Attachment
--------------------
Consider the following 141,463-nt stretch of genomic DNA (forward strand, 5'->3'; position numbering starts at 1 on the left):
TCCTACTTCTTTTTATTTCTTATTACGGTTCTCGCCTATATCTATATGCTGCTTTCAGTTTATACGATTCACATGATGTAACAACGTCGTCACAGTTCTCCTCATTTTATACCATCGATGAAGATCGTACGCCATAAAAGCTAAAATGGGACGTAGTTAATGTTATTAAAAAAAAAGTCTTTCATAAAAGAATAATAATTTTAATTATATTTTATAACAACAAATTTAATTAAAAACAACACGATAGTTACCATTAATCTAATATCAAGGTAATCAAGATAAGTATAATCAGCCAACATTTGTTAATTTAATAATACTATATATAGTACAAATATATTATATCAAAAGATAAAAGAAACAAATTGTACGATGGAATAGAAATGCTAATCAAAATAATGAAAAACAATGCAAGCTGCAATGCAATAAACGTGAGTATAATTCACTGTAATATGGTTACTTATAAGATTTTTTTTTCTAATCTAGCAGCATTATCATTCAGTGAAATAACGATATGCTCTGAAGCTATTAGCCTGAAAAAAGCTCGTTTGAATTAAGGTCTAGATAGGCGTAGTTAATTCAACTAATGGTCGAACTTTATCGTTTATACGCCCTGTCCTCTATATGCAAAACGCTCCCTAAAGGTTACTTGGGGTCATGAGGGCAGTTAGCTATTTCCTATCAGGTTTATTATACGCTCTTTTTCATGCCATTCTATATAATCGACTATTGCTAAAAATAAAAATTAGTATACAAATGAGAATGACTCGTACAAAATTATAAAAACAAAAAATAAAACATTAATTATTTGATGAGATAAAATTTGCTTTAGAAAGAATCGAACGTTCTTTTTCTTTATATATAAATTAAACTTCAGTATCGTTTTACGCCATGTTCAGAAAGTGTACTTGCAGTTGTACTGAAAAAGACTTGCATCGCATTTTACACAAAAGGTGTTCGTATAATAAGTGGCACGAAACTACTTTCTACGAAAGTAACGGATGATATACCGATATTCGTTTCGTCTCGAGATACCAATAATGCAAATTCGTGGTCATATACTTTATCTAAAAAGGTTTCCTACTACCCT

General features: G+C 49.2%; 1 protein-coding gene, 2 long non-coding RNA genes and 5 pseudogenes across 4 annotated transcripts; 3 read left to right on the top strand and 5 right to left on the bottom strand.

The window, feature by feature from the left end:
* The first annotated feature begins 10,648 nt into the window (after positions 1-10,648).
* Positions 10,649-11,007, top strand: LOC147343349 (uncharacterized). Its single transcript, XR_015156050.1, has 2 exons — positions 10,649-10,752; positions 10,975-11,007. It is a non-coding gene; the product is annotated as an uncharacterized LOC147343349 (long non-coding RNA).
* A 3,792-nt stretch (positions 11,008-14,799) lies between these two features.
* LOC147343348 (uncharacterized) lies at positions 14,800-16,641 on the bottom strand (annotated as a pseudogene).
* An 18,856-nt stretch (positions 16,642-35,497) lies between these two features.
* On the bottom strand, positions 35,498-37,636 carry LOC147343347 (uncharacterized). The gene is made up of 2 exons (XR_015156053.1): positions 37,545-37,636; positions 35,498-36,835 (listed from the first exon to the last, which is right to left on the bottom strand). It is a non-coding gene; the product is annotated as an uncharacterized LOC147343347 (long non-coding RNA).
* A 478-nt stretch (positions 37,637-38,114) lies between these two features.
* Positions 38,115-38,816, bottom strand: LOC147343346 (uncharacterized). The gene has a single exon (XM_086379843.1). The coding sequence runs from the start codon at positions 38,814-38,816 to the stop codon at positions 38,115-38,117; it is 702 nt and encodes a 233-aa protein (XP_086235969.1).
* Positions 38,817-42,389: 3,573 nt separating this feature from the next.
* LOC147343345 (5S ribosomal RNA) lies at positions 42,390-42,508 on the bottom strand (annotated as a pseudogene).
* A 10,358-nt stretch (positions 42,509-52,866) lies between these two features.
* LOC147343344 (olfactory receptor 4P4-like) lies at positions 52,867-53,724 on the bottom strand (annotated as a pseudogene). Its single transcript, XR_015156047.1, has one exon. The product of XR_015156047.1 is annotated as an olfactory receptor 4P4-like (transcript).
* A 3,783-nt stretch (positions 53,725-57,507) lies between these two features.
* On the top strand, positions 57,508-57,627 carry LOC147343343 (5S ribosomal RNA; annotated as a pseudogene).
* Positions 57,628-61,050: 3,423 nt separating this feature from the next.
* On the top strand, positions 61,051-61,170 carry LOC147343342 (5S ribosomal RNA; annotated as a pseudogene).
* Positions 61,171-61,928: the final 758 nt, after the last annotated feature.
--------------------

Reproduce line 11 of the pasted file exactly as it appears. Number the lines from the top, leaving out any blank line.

* A 478-nt stretch (positions 37,637-38,114) lies between these two features.